A Bad Decision in the Wheel of (Mis)Fortune: King Lear Hot
- King Lear
- by William Shakespeare
- Great Lakes Theater
- October 2 - November 1, 2015
Imagine an elderly gentleman giving away the three houses he owns to his three grown-up children, expecting that he would be moving from one house to another after his retirement and they would look after him. This sounds like a very bad idea but that is what Shakespeare's King Lear did. Why? Was he an incompetent leader or slipping into a world of illusion? The Great Lakes Theater’s King Lear (directed by Joseph Hanreddy) poses this question without a definite answer, yet with a strong insinuation.
To write King Lear, Shakespeare, as usual, drew upon existing sources, including Geoffrey of Monmouth's Historia Regum Britanniae (c 1135) and an anonymous play The True Chronicle History of King Lear. So this king who makes a bad decision must have been familiar to Shakespeare.
Hanreddy interprets that the king’s "bad decision" results from his temper, narrow mindedness, lack of political maneuvering skills which may come from developing dementia. The decision to divide his kingdom among his children is the one that Lear makes without consultation with his children. In the play Cordelia enters with Lear, her arm around her father, and looks cheerful. As soon as the king announces his intent to divide the kingdom, Cordelia’s face drops. King Lear, played by Aled Davies, is short-tempered and short-sighted, who, throughout the performance, deteriorates as a king, father, and human, in his unfortunate journey of madness and despair.
Hanreddy also underscores the humanity of the other characters. Cassandra Bisell's Cordelia, for example, is loving in the first scene, but Bisell portrays Lear’s youngest daughter as a strong-minded and outspoken woman who demonstrates the assertiveness and judgment, suitable for her later position as a commander of the French army. Bissell's Cordelia does say "nothing" to Lear’s pressing question about how much she loves her father, but not from her humble personality but her disgust with her father's bad decision that will result in—as she clearly knows—her elder sisters’ abuse of power. J. Todd Adams’s Edgar shows his dedication to his father Gloucester who literally follows a King Oedipus’s path. Adams’s swift movement during the well-choreographed fight scene (fight choreographer, Ken Mercks)is one of the highlights of the show.
Set in a contemporary (non-period specific) time Hanreddy contrasts the monumental, orderly structure that appears in the bright light in the first half of the play and its ruins that stands in the eerie, cold light in the second (lighting designer Paul Miller). The Hanna theatre's proscenium stage is framed with gold colors, reminiscent of a classical painting in a museum. Within that frame are a massive wall (with big grids), two columns which collapse at one point in the show, and an oversized, round, gridded window—like a shoji screen—which also functions as a sliding door. This round window suggests the moon that witnesses all of the evil and violent acts of humans. At the top of the show, the window briefly is covered with a shadow, suggesting Gloucester's reference to "These late eclipses in the sun and moon." The round window also suggests Fortune's wheel, "The wheel [that] is come full circle" (Edmund). All entrances and exits take place through this window and two aisles in the auditorium, signifying different sites and locations in the play.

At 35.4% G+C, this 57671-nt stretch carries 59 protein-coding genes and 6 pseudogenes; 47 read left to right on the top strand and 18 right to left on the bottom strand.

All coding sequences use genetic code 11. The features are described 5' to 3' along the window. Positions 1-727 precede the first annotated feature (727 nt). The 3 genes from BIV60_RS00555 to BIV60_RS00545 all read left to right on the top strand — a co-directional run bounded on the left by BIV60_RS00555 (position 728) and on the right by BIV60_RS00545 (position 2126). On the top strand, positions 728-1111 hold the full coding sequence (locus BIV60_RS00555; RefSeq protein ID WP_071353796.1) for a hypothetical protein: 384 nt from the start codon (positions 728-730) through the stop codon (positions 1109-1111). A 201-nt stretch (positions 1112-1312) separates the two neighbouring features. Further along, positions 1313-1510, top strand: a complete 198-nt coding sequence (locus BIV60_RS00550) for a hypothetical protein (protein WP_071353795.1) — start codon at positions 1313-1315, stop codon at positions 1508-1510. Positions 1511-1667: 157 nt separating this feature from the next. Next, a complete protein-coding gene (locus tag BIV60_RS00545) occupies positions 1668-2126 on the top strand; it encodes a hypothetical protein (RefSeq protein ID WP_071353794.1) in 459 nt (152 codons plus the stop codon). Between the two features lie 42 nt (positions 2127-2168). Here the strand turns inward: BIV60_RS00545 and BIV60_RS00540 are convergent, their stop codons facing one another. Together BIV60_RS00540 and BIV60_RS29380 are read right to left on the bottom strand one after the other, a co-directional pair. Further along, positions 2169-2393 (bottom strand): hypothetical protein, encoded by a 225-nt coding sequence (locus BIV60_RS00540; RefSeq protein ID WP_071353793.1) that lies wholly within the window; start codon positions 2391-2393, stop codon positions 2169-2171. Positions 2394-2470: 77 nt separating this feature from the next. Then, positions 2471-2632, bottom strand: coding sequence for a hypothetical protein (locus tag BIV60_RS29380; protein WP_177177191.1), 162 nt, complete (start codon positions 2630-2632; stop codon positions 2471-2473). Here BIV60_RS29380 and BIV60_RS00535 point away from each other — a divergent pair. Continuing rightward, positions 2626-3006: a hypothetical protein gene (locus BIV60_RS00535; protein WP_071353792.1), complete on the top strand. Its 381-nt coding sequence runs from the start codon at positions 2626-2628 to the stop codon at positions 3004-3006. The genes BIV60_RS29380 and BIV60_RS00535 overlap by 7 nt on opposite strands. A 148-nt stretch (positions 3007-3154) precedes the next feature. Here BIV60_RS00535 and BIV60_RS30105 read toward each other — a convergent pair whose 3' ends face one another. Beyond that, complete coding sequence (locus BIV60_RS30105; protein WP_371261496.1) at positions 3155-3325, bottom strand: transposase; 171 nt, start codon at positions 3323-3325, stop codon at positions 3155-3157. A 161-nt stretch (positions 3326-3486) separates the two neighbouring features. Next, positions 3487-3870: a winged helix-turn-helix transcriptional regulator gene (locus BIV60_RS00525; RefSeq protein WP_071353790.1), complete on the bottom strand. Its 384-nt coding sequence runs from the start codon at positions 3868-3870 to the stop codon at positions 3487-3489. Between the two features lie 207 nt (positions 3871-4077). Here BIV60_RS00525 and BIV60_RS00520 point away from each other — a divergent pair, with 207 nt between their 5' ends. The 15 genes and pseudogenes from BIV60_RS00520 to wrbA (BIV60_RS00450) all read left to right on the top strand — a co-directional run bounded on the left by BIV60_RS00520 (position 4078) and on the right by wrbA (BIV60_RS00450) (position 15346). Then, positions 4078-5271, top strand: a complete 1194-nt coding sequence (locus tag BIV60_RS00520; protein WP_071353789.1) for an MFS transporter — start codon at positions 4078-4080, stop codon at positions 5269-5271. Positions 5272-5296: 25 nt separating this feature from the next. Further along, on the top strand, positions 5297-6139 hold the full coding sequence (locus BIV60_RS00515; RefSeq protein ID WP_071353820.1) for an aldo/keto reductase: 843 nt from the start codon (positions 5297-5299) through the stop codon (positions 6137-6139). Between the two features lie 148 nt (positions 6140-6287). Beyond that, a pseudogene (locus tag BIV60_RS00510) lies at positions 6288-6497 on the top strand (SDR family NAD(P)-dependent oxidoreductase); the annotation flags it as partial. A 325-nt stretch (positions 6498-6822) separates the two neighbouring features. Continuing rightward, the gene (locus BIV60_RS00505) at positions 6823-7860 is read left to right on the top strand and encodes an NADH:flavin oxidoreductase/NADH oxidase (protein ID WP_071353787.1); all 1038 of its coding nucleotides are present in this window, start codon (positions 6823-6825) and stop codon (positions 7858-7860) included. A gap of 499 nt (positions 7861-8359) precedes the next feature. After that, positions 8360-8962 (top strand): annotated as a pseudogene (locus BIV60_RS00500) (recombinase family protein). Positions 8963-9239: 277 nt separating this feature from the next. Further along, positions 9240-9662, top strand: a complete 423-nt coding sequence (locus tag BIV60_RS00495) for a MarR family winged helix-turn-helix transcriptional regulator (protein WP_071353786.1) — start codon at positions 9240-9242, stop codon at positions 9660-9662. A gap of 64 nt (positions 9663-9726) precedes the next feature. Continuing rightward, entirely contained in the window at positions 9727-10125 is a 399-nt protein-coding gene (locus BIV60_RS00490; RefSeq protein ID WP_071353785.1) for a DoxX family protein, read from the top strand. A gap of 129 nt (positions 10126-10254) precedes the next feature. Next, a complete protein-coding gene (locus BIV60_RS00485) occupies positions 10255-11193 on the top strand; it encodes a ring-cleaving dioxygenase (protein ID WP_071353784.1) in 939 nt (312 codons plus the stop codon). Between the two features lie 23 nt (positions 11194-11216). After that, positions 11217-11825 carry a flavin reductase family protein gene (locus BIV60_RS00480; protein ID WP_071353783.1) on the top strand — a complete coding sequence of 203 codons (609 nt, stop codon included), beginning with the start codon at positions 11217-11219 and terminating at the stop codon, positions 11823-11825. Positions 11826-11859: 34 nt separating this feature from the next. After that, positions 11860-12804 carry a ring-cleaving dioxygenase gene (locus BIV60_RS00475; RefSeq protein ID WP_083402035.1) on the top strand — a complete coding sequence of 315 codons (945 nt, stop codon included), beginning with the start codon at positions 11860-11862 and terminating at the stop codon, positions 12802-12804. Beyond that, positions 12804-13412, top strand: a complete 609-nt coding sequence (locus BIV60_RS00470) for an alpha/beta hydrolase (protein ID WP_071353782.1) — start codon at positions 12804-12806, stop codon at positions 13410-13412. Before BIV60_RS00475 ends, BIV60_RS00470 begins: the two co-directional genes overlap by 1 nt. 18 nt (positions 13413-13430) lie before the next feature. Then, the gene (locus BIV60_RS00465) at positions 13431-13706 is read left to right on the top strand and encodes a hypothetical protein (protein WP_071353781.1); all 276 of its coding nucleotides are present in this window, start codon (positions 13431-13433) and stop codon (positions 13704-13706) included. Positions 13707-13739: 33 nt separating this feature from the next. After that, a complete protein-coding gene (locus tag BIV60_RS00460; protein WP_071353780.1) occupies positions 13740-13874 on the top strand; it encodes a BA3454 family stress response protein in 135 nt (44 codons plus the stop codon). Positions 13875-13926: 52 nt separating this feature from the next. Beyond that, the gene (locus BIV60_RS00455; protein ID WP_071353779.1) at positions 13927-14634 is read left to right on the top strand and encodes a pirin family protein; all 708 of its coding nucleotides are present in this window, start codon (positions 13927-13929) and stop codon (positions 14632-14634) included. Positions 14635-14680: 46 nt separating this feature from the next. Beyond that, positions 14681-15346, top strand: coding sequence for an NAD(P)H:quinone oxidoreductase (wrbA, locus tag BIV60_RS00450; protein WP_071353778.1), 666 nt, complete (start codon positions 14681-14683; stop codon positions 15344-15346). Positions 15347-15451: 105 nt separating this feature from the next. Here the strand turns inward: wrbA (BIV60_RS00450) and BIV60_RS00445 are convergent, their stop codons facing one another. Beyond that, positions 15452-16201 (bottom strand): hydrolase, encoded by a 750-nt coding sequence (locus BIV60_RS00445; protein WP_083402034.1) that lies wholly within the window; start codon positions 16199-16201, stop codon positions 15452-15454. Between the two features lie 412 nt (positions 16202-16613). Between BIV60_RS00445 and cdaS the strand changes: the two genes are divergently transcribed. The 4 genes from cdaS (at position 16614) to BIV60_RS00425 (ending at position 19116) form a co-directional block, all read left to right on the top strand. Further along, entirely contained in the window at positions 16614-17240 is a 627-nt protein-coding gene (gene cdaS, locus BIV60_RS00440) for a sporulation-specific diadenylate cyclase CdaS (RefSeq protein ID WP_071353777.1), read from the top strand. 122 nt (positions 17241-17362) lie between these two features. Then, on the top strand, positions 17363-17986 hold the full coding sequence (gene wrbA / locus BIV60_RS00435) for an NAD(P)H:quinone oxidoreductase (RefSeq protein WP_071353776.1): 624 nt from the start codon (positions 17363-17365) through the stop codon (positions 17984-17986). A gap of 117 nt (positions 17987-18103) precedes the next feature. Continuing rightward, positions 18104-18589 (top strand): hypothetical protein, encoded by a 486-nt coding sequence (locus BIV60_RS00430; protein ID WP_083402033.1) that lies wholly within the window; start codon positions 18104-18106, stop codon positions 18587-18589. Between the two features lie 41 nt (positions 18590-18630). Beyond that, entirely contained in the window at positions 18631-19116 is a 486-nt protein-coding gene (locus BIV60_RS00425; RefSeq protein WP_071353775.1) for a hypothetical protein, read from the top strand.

Hanreddy uses many of his "objects" to show Lear's rapid decline from King to a madman in the wilderness. In the first court scene, Hanreddy suggests the royal palace with an executive chair and desk. When he first begins traveling between his children’s realms he takes along this executive chair as he clings, pathetically, to the power and honor that he once enjoyed. Later in the performance, this shiny burgundy chair is replaced by an old, beaten-up, gray, smaller chair in the scenes of wilderness. The orderly looking wall and the round window at the beginning are all shattered, transforming themselves into sites of destruction, which scenic designer Linda Buchanan created from images of ruined buildings in war-torn Eastern European cities.
Martha Hally's costumes are contemporary but also timeless. Lear and his aides appear in black and red military uniforms in the first scene reminiscent of late nineteenth century European court attires. Hally’s design emphasizes the stark difference between the three sisters: Goneril's (Laura Perrotta) dresses in a conservative suit, Regan (Robin Cohen) in flashy pants and a multicolored poncho; while Cordelia wears a simple but elegant summer dress. During the course of the play the two older sisters' costumes do not change in style, suggesting their unchangeable characteristics. However, when the second time the audience sees Cordelia, as the head of an army in France, she wears a stylish navy-blue jacket over a skirt, suggesting the position and responsibility she has acquired during the course of the play.
Hanreddy creates dramatic onstage violence with stage blood, two prop eye balls, and the empty and bloody eye sockets of Gloucester (David Anthony Smith). In the last scene, Goneril and Regan, both dead, are wheeled on to the stage on two gurneys. Edmund (Jonathan Dyrud) dies soon after, from the wound inflicted during the fight with Edgar. Then Lear enters, carrying his youngest daughter, who has been strangled in the cell. The death of Lear ends the play. This final landscape with corpses of the entire family juxtaposes—dramaturgically and theatrically—the first scene with the living characters, highlighting Lear’s fall from wealth and glory to misery, despair, and death. What is left on stage is the broken, round window—this time, the wheel of misfortune.
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